Measuring College Belongingness: Structure and Measurement of the Sense of Social Fit Scale

Amir H. Maghsoodi, Nidia Ruedas-Gracia, Ge Jiang

Research output: Contribution to journalArticlepeer-review


Sense of belonging is theorized to be a fundamental human need and has been shown to have important implications in many domains of life, including academic achievement. The Sense of Social Fit scale (SSF; Walton & Cohen, 2007) is widely used to assess college belongingness, particularly to study differences in academic experiences along lines of gender and race. Despite its wide use, the instrument’s latent factor structure and measurement invariance properties have not been reported in the published literature to date. Consequently, researchers regularly use subsets of the SSF’s items without psychometric justification. Here, we explore and validate the SSF’s factor structure and other psychometric properties, and we provide recommendations about how to score the measure. A one-factor model in Study 1 showed poor fit, and exploratory factor analyses extracted a four-factor solution. Study 2’s confirmatory factor analyses demonstrated superior fit of a bifactor model with four specific factors (from Study 1) and one general factor. Ancillary analyses supported a total scale scoring method for the SSF and did not support computing raw subscale scores. We also tested the bifactor model’s measurement invariance across gender and race, compared latent mean scores between groups, and established the model’s criterion and concurrent validity. We discuss implications and suggestions for future research.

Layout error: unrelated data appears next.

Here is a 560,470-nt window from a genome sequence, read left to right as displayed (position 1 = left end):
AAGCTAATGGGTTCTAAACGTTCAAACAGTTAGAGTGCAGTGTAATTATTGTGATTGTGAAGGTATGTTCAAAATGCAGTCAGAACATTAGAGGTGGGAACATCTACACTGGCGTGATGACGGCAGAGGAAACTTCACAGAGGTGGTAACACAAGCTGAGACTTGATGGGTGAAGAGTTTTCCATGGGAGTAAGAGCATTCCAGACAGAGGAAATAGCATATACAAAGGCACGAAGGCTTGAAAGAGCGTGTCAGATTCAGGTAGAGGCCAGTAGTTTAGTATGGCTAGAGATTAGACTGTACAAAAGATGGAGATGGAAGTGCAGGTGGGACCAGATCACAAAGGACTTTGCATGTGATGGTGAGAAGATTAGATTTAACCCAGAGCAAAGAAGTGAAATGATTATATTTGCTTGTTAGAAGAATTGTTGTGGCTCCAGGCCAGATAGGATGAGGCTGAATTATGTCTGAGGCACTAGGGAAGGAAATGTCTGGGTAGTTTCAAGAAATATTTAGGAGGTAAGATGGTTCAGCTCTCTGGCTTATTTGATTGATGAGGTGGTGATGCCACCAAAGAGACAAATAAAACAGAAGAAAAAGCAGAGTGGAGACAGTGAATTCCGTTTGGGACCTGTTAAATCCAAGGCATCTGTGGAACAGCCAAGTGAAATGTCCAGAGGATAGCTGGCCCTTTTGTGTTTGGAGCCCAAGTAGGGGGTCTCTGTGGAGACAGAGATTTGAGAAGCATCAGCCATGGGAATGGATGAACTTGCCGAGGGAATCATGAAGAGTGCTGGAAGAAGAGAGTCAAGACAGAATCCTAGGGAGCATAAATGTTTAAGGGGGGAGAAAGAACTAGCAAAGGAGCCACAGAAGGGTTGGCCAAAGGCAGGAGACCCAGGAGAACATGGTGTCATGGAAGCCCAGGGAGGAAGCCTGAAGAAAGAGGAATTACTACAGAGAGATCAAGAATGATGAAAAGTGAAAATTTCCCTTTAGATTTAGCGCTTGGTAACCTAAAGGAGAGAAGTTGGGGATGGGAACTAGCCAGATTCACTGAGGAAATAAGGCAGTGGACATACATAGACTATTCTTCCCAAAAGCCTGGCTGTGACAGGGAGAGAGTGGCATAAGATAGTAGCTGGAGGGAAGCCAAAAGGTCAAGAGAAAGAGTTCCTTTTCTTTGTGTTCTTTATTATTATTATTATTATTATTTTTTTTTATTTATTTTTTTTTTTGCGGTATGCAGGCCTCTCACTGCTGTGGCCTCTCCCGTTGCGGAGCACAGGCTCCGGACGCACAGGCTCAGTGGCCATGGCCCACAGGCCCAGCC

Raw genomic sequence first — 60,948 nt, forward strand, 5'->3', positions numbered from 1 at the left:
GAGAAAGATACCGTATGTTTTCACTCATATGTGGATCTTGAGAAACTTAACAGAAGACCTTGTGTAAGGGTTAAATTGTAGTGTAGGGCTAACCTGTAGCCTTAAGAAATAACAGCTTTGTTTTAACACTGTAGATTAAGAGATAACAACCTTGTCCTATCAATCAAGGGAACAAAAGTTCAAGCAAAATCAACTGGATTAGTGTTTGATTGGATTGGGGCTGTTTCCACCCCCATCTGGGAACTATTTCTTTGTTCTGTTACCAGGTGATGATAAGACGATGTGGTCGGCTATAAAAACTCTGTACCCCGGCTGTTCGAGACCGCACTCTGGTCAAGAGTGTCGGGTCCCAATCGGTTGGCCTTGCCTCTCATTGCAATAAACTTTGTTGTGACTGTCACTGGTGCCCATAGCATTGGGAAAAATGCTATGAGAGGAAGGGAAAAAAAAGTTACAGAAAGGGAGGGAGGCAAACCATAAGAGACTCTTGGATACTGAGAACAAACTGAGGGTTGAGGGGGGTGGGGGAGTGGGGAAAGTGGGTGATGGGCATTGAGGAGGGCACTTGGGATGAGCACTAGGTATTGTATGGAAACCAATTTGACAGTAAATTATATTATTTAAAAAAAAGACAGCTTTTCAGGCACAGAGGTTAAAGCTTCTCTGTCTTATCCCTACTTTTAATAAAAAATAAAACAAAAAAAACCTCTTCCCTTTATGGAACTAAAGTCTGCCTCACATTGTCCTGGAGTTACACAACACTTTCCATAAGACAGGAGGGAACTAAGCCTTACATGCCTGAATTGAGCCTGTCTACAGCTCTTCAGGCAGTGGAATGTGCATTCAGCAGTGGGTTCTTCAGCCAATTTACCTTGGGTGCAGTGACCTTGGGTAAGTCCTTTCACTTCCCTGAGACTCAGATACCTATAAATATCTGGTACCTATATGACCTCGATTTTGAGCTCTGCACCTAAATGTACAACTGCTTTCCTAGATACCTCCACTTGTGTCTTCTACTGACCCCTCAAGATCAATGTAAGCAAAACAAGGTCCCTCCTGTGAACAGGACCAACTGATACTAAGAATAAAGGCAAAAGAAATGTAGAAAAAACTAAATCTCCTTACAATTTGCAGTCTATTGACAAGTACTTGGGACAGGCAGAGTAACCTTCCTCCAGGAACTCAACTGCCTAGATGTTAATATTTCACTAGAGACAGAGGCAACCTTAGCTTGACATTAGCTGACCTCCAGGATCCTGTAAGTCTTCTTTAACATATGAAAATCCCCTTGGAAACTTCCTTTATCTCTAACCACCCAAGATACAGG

Original languageEnglish (US)
Pages (from-to)424–435
Number of pages12
JournalJournal of Counseling Psychology
Issue number4
StatePublished - 2023


  • college belonging
  • factor analysis
  • measurement invariance
  • sense of belonging

ASJC Scopus subject areas

  • Psychiatry and Mental health
  • Clinical Psychology
  • Social Psychology


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